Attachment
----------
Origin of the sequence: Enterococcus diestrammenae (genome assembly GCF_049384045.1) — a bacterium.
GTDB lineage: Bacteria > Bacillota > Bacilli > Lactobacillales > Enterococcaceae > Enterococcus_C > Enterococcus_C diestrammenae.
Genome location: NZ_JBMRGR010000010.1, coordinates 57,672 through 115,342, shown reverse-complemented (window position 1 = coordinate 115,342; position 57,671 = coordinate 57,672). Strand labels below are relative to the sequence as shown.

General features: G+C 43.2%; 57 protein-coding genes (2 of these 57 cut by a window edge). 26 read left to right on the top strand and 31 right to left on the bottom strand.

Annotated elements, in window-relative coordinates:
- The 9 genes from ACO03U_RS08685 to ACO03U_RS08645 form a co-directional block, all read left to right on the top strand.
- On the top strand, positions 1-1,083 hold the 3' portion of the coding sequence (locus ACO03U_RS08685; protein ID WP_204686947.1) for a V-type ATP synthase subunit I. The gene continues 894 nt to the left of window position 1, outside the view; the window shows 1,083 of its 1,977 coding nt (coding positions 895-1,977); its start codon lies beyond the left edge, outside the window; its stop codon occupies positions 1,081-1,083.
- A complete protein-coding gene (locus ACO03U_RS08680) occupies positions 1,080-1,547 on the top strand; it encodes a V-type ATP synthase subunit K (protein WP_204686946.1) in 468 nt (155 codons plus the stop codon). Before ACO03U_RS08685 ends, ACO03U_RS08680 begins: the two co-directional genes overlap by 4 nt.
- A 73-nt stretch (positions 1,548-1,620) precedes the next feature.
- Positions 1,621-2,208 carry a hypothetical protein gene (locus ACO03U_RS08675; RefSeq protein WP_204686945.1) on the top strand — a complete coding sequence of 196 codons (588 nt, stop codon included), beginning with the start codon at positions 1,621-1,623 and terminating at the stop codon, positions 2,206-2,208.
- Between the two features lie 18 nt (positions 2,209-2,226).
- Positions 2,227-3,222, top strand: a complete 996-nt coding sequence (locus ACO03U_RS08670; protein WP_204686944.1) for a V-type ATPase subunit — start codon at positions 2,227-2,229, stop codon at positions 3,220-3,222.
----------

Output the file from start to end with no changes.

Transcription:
Origin of the sequence: Enterococcus diestrammenae (genome assembly GCF_049384045.1) — a bacterium.
GTDB lineage: Bacteria > Bacillota > Bacilli > Lactobacillales > Enterococcaceae > Enterococcus_C > Enterococcus_C diestrammenae.
Genome location: NZ_JBMRGR010000010.1, coordinates 57,672 through 115,342, shown reverse-complemented (window position 1 = coordinate 115,342; position 57,671 = coordinate 57,672). Strand labels below are relative to the sequence as shown.

General features: G+C 43.2%; 57 protein-coding genes (2 of these 57 cut by a window edge). 26 read left to right on the top strand and 31 right to left on the bottom strand.

Annotated elements, in window-relative coordinates:
- The 9 genes from ACO03U_RS08685 to ACO03U_RS08645 form a co-directional block, all read left to right on the top strand.
- On the top strand, positions 1-1,083 hold the 3' portion of the coding sequence (locus ACO03U_RS08685; protein ID WP_204686947.1) for a V-type ATP synthase subunit I. The gene continues 894 nt to the left of window position 1, outside the view; the window shows 1,083 of its 1,977 coding nt (coding positions 895-1,977); its start codon lies beyond the left edge, outside the window; its stop codon occupies positions 1,081-1,083.
- A complete protein-coding gene (locus ACO03U_RS08680) occupies positions 1,080-1,547 on the top strand; it encodes a V-type ATP synthase subunit K (protein WP_204686946.1) in 468 nt (155 codons plus the stop codon). Before ACO03U_RS08685 ends, ACO03U_RS08680 begins: the two co-directional genes overlap by 4 nt.
- A 73-nt stretch (positions 1,548-1,620) precedes the next feature.
- Positions 1,621-2,208 carry a hypothetical protein gene (locus ACO03U_RS08675; RefSeq protein WP_204686945.1) on the top strand — a complete coding sequence of 196 codons (588 nt, stop codon included), beginning with the start codon at positions 1,621-1,623 and terminating at the stop codon, positions 2,206-2,208.
- Between the two features lie 18 nt (positions 2,209-2,226).
- Positions 2,227-3,222, top strand: a complete 996-nt coding sequence (locus ACO03U_RS08670; protein WP_204686944.1) for a V-type ATPase subunit — start codon at positions 2,227-2,229, stop codon at positions 3,220-3,222.